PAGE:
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Anna-Sara Malmgren
Inland Norway University of Applied Sciences
  1. Rationalism and the Content of Intuitive Judgements.Anna-Sara Malmgren - 2011 - Mind 120 (478):263-327.
    It is commonly held that our intuitive judgements about imaginary problem cases are justified a priori, if and when they are justified at all. In this paper I defend this view — ‘rationalism’ — against a recent objection by Timothy Williamson. I argue that his objection fails on multiple grounds, but the reasons why it fails are instructive. Williamson argues from a claim about the semantics of intuitive judgements, to a claim about their psychological underpinnings, to the denial of rationalism. (...)
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  2. Is there a priori knowledge by testimony?Anna-Sara Malmgren - 2006 - Philosophical Review 115 (2):199-241.
  3. Varieties of Inference?Anna-Sara Malmgren - 2018 - Philosophical Issues 28 (1):221-254.
  4. A Priori Testimony Revisited.Anna-Sara Malmgren - 2013 - In Albert Casullo & Joshua Thurow (eds.), The A Priori in Philosophy. Oxford University Press.
  5. Beliefs as dispositions to make judgments.Anna-Sara Malmgren - 2023 - Philosophy and Phenomenological Research 106 (3):795-803.
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    On fundamental responsibility.Anna-Sara Malmgren - 2019 - Philosophical Issues 29 (1):198-213.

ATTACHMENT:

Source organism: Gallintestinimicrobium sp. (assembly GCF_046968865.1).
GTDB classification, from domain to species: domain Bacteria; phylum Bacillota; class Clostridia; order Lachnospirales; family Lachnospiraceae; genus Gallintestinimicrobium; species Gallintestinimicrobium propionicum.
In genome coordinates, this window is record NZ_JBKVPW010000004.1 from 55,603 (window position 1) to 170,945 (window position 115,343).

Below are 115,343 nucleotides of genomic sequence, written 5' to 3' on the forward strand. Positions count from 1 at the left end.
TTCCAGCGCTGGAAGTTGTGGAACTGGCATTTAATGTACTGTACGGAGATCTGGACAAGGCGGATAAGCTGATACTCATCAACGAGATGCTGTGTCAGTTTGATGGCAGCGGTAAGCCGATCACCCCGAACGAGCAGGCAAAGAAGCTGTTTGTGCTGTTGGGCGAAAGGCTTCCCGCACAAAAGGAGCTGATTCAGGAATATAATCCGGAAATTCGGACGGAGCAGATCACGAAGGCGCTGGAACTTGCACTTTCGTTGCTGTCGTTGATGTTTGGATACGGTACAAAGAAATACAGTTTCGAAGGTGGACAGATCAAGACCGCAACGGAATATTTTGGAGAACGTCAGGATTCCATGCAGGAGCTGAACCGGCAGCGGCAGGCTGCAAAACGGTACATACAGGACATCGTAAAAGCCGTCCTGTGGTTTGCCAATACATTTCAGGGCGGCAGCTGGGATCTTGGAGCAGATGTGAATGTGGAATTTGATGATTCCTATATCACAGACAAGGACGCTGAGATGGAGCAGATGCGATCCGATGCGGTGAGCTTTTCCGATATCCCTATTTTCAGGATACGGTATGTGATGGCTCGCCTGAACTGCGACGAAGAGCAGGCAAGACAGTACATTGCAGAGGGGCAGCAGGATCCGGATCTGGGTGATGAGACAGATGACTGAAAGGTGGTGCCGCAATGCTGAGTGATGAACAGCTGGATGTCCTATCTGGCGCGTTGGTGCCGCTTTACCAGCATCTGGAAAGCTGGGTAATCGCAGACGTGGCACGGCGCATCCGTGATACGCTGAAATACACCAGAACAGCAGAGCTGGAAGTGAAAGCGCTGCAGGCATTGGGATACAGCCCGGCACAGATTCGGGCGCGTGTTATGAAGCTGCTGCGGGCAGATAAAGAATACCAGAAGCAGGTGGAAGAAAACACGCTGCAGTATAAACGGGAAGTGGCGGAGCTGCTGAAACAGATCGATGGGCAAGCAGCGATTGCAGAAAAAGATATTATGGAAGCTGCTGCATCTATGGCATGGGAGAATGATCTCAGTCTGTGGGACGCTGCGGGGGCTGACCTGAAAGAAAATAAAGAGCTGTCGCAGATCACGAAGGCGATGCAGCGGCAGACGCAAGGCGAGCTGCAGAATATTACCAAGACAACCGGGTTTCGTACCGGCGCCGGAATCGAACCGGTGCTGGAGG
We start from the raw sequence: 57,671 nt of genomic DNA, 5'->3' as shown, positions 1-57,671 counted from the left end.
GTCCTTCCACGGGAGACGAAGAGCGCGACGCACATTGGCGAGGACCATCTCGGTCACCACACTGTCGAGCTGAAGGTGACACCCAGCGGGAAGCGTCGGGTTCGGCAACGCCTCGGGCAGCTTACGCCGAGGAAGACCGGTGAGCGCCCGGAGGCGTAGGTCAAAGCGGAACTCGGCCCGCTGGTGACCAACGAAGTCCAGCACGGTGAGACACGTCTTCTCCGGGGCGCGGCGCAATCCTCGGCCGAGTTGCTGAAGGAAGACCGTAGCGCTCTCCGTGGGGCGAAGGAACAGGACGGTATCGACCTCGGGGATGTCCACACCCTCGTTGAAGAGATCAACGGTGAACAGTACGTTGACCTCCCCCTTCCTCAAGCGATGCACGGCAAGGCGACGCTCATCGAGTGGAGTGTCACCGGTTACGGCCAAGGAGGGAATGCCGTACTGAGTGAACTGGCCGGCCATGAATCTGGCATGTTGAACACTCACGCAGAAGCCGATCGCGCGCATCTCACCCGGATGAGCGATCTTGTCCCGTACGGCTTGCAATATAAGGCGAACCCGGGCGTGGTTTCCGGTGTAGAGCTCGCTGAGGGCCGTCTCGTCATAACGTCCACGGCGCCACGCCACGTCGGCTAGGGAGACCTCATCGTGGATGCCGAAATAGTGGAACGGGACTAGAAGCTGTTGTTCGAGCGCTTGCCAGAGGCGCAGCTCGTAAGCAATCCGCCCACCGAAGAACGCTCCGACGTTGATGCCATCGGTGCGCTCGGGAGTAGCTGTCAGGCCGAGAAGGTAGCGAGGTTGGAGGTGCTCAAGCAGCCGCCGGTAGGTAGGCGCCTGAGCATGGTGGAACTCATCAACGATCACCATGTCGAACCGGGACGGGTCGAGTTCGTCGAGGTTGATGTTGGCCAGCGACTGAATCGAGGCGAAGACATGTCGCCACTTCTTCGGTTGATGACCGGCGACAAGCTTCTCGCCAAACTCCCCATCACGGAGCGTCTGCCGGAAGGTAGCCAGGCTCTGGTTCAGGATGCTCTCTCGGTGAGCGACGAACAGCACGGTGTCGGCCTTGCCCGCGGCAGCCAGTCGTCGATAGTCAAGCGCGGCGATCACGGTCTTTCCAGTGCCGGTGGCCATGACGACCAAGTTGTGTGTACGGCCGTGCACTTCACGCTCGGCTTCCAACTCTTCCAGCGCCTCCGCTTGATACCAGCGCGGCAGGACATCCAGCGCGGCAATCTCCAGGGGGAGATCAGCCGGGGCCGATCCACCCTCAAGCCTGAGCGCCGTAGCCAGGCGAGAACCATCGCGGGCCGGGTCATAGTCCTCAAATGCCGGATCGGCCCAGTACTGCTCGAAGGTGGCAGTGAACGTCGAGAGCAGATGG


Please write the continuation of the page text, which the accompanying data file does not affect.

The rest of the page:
Some psychological states—paradigmatically, beliefs and intentions—are rationally evaluable: they can be rational or irrational, justified or unjustified. Other states—e.g. sensations and gastrointestinal states—aren't: they're a‐rational. On a familiar but hard‐to‐make‐precise line of thought, at least part of what explains this difference is that we're somehow responsible for (having/being in) states of the former sort, in a way we're not for the others. But this responsibility can't be modeled on the responsibility we have for our (free, intentional) actions. So how should (...)
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  7. Goodness, availability, and argument structure.Anna-Sara Malmgren - 2021 - Synthese 198:10395-10427.
    According to a widely shared generic conception of inferential justification—‘the standard conception’—an agent is inferentially justified in believing that p only if she has antecedently justified beliefs in all the non-redundant premises of a good argument for p. This conception tends to serve as the starting-point in contemporary debates about the nature and scope of inferential justification: as neutral common ground between various competing, more specific, conceptions. But it’s a deeply problematic starting-point. This paper explores three questions that haven’t been (...)
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  8. Relying on Others: An Essay in Epistemology, by Sanford C. Goldberg. [REVIEW]Anna-Sara Malmgren - 2011 - Mind 120 (480):1251-1258.
  9. Review of "Philosophy Without Intuitions" by Herman Cappelen. [REVIEW]Anna-Sara Malmgren - 2013 - Notre Dame Philosophical Reviews.